Elder abuse task force meets with Culver

Apr. 25—SHAMOKIN DAM — Members of a newly formed task force recognize it will be a long "journey to justice" as they advocate for new laws to address elder abuse.

The task force held its second meeting on Wednesday at the Shamokin Dam office of state Sen. Lynda Schlegel Culver, R-27. The task force consists of Culver, Union County District Attorney Brian Kerstetter; Buffalo Valley Regional Police Patrolman Gary V. Heckman; attorney Erica C. Wilson, of Murray, Stone & Wilson PLLC, in West Conshohocken; advocate Kim Rigel and Lynn Fiedler, the daughter of elder abuse victim Alice Longenberger.

"We realize this is going to be a long journey," said Fiedler, wearing a purple shirt with the words "Journey to Justice" on it. "This is one of the first steps to the journey. We're all very invested in this. Our goal is to create better legislation to protect this population. A Journey to Justice. First, second, third or however many steps it takes, we're in for the long haul."

Longenberger was one of 17 older individuals at Heritage Springs Memory Care in Lewisburg allegedly targeted by two young employees. The employees are accused of taking numerous nude and demeaning photographs and videos of residents between December 2022 and April 2023 at Heritage Springs Memory Care, 327 Farley Circle, Lewisburg.

Fiedler said she knew she had to do one of two things when she found out about her mother's abuse.

"I could allow the criminal justice system and the legal system to take over, and when it was over, it was over," said Fiedler. "Or I could take a horrific situation and make something positive out of it. My parents always taught me to be part of a solution. That's why we're here."

Culver's involvement

Culver was immediately on board to start a task force and advocate for new laws and legislation to better protect older citizens, said Fiedler.

"It's one thing to read it, but it's another to talk to folks who have family members that were impacted," said Culver. "This impacts entire families, people who went to visit, people who support, this impacts an entire family. You never, ever think no matter how much research you do, no matter how many times you visit, that this can actually happen in that small amount of time you're not there. We're coming to learn that we're not protecting our senior citizens. We're leaving them out there very vulnerable. The law is not the same as if you were a child."

Culver praised Fiedler for the work she is doing.

"Lynn is so dynamic, so focused," said Culver. "As traumatic and emotional as this is, she's very focused on getting this done in protecting her mother in the future and any other human being frankly that this would come to."

Alice's law

The first priority of the task force is to establish Alice's Law. The goal is to put elder abusers on lists like child abusers are placed on lists, said Fiedler and Culver.

Culver learned that Senate Bill 885 was introduced on July 27 by state Sen. Doug Mastriano, R-33. The bill proposed an amendment to the act of Nov. 6, 1987, known as the Older Adults Protective Services Act, that would provide for a statewide registry of perpetrators of abuse in facilities.

"We're going to rename the law after her (Fiedler's) mother," said Culver. "We're going to be tweaking the law over the next few weeks and we're going to reintroduce it. We're going to seek out sponsors and try to get it moving."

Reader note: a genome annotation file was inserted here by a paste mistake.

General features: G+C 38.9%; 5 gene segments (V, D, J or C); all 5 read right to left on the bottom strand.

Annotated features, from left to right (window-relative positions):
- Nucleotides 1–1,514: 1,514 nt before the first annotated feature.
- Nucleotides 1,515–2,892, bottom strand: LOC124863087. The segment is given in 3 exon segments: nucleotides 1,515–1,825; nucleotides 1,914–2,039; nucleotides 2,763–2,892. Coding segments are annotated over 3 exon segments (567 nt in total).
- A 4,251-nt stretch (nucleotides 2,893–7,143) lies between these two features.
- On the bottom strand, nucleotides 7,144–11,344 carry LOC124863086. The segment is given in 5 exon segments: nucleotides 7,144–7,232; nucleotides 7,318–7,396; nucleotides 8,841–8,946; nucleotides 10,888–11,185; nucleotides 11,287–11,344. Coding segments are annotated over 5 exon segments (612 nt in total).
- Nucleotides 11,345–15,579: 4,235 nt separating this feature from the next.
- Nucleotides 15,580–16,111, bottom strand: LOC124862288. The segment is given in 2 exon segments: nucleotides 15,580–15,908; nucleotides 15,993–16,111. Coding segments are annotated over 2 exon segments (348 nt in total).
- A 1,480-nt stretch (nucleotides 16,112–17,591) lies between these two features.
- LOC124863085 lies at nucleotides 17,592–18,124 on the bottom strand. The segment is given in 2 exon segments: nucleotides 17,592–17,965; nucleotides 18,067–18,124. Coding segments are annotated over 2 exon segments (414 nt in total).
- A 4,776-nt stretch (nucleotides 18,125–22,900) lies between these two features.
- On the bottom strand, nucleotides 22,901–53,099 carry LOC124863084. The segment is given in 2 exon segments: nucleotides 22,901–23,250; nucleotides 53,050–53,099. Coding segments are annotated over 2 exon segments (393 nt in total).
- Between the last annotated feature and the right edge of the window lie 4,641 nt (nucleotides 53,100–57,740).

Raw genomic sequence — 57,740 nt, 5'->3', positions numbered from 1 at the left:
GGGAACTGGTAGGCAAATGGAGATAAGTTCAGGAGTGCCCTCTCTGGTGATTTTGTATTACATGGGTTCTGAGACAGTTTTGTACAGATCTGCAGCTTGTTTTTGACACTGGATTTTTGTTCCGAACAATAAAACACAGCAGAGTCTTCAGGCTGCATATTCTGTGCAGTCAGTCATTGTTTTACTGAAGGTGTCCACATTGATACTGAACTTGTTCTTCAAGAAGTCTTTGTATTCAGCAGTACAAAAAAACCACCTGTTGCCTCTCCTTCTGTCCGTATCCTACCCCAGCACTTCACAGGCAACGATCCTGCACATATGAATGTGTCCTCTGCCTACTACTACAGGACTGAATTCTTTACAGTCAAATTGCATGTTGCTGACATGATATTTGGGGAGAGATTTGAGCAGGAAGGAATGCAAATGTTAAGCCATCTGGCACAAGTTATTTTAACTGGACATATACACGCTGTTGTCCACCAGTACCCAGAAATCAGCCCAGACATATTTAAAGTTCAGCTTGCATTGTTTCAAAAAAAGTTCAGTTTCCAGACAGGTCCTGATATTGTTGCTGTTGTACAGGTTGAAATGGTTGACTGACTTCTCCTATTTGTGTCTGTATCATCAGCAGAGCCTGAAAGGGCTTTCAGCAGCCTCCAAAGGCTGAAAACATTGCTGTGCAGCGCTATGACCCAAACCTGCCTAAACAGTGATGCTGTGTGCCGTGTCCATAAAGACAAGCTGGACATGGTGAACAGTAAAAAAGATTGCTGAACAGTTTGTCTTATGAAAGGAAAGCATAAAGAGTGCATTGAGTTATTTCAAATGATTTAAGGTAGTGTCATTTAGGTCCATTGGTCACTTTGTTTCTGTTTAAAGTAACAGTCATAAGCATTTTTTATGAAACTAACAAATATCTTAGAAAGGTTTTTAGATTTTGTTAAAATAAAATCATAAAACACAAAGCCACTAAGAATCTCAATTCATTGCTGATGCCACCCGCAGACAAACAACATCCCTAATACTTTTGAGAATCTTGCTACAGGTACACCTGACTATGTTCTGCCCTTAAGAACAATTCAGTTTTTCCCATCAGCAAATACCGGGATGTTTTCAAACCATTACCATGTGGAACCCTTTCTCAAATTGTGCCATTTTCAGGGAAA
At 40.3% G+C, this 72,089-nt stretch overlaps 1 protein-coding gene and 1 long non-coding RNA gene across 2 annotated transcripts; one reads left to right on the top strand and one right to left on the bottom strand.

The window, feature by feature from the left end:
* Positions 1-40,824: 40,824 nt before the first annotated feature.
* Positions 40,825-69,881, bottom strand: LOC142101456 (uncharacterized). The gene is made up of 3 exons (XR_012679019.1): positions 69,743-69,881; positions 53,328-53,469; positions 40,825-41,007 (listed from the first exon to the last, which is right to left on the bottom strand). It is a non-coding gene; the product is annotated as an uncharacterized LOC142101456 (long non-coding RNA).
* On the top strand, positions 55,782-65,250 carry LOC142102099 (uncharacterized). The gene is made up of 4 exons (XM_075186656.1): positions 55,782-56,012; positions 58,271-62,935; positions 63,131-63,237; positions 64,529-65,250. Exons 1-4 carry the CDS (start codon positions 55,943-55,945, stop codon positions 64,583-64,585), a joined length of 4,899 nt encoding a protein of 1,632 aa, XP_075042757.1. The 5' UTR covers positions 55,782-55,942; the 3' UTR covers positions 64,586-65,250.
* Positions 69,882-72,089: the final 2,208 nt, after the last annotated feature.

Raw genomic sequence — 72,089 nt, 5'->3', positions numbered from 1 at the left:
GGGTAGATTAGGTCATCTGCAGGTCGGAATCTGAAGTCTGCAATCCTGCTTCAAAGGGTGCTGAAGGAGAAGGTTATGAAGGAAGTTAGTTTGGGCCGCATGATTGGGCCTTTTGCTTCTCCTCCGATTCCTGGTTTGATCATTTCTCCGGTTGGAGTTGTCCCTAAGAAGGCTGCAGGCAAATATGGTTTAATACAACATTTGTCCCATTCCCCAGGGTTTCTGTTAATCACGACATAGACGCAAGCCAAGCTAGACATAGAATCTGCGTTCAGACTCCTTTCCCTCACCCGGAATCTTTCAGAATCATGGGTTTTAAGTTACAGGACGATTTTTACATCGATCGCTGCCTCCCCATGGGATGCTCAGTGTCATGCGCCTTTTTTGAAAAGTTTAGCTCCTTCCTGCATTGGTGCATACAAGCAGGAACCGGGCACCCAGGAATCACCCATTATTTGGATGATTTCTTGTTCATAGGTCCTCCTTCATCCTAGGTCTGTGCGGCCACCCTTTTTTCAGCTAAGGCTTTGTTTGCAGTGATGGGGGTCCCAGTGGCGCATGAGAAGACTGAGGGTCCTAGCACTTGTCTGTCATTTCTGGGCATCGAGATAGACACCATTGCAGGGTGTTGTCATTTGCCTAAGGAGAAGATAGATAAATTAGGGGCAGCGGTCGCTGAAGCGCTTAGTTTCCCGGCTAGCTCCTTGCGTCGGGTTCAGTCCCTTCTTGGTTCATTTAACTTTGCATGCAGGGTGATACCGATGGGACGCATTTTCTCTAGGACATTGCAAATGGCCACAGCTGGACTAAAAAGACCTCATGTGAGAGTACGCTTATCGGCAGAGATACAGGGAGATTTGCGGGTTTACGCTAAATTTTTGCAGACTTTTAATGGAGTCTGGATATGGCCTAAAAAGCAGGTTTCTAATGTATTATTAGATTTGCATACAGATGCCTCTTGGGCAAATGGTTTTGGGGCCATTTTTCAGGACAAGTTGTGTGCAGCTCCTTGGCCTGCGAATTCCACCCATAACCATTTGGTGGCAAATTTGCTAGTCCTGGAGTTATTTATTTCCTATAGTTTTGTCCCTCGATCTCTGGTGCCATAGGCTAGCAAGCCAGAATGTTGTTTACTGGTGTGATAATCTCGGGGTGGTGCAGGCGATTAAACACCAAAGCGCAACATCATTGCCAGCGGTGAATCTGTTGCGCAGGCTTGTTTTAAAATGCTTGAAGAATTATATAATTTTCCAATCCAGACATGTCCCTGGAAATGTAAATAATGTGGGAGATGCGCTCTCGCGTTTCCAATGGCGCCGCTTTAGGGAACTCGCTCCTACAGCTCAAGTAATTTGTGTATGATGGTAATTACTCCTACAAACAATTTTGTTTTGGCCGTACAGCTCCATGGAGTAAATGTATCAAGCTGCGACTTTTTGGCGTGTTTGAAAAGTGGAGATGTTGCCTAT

Culver said it's too early to tell how soon the law will be passed. It must go through committees first.

This part is only one piece of the work they plan to do, said Culver and Fiedler.

Employees charged

Madison Laine Cox, 19, of Pinchtown Road, Montgomery, and an unidentified then-17-year-old male resident who turned 18 in August, allegedly posed with patients in the shower or on the toilet, took pictures of patients who had defecated themselves or had fallen to the ground and took videos of themselves demeaning or harassing individuals, according to court documents filed by Buffalo Valley Regional Police.

They allegedly sent those records to each other, shared them on the phone app Snapchat, and showed them to classmates at a school, police said.

The victims range in age from 69 to 100 years old. The majority of people residing at Heritage Springs Memory Care in Lewisburg, are in various stages of Alzheimer's Disease or dementia, which limits or severely impedes their cognitive abilities, police said.

Cox in February pleaded guilty to 12 misdemeanors: one count of criminal conspiracy to commit abuse of a care-dependent person and 11 counts of abuse of a care-dependent person. Union County Judge Michael Piecuch last week rejected the plea deal, which places Cox's case back on the pre-trial list where the commonwealth can either take the matter to trial or negotiate another plea deal with the defense.

Kerstetter said he does not anticipate the case being brought to trial. Plea negotiations are ongoing, he said.

In November, the unidentified male was adjudicated in Union County Court on 17 of the 34 counts and his disposition was transferred to his home county in Lycoming County. Adjudication for a juvenile is the functional equivalent of being found guilty in an adult criminal procedure. A disposition hearing in juvenile court is akin to a sentencing hearing in adult court.

The juvenile was sentenced on April 11 in front of Lycoming County Judge Ryan M. Tira, but the judge would not release the sentencing results for the defendant. Due to being charged as a minor, the court proceedings are not open to the public and The Daily Item does not print the names of juvenile defendants unless charged as an adult.